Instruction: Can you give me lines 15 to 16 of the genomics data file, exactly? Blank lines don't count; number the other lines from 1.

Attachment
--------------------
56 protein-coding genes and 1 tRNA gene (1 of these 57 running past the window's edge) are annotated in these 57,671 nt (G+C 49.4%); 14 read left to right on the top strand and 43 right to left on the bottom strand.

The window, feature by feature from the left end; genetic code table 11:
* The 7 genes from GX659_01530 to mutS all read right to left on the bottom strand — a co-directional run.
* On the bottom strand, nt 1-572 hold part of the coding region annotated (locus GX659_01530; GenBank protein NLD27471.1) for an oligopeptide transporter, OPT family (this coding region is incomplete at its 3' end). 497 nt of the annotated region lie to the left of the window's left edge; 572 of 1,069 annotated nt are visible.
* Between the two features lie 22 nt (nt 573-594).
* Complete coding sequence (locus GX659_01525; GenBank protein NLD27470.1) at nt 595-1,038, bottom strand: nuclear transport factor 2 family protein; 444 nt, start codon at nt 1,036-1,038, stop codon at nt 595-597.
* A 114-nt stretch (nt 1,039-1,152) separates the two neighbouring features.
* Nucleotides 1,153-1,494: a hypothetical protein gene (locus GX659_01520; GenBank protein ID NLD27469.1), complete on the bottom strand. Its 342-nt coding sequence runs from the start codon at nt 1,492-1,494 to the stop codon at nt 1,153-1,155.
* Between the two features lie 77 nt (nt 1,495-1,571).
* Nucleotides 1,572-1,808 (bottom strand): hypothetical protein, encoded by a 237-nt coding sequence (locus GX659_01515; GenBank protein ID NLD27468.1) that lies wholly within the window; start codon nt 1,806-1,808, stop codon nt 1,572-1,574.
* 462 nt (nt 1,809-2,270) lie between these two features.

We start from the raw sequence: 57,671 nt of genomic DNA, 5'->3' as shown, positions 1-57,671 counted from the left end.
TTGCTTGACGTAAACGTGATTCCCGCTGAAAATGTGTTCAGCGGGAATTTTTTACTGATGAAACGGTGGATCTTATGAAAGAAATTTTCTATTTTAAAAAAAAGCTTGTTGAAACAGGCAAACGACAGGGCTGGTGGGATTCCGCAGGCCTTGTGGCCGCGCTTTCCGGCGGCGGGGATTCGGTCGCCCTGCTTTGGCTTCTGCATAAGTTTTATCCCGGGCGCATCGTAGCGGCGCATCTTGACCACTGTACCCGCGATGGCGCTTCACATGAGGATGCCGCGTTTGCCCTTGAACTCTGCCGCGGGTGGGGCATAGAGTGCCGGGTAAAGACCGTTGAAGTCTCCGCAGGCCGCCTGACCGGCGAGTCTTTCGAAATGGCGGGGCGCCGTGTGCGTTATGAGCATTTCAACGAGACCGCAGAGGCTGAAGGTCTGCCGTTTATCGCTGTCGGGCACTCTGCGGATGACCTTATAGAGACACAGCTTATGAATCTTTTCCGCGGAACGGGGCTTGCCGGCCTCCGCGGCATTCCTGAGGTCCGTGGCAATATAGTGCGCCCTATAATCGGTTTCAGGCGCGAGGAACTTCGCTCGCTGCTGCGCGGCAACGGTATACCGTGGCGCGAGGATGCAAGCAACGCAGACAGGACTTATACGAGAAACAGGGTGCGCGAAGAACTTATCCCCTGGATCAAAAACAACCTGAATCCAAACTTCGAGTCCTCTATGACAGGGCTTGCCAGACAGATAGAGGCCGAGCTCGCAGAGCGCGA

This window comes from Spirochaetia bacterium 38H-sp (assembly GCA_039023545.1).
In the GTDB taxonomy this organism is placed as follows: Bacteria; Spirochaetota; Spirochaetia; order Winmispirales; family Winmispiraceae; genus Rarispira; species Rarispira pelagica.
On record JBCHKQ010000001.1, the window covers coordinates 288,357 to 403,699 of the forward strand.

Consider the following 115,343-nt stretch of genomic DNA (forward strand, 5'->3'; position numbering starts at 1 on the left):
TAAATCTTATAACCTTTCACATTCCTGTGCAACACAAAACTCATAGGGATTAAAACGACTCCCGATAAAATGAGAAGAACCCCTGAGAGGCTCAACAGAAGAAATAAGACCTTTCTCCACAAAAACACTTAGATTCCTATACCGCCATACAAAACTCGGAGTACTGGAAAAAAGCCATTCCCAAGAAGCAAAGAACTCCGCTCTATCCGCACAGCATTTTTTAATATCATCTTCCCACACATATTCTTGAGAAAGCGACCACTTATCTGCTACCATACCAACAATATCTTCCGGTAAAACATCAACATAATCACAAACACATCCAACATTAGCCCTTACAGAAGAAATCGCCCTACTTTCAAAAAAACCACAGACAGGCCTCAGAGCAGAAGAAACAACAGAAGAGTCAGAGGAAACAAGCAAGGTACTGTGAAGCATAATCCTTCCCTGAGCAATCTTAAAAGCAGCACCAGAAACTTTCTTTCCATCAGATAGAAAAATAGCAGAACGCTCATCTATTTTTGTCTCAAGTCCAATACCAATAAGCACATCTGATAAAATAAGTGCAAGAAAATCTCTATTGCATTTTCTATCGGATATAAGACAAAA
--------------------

In the GTDB taxonomy this organism is placed as follows: Bacteria; Spirochaetota; Spirochaetia; order Winmispirales; family Winmispiraceae; genus Rarispira; species Rarispira pelagica.
On record JBCHKQ010000001.1, the window covers coordinates 288,357 to 403,699 of the forward strand.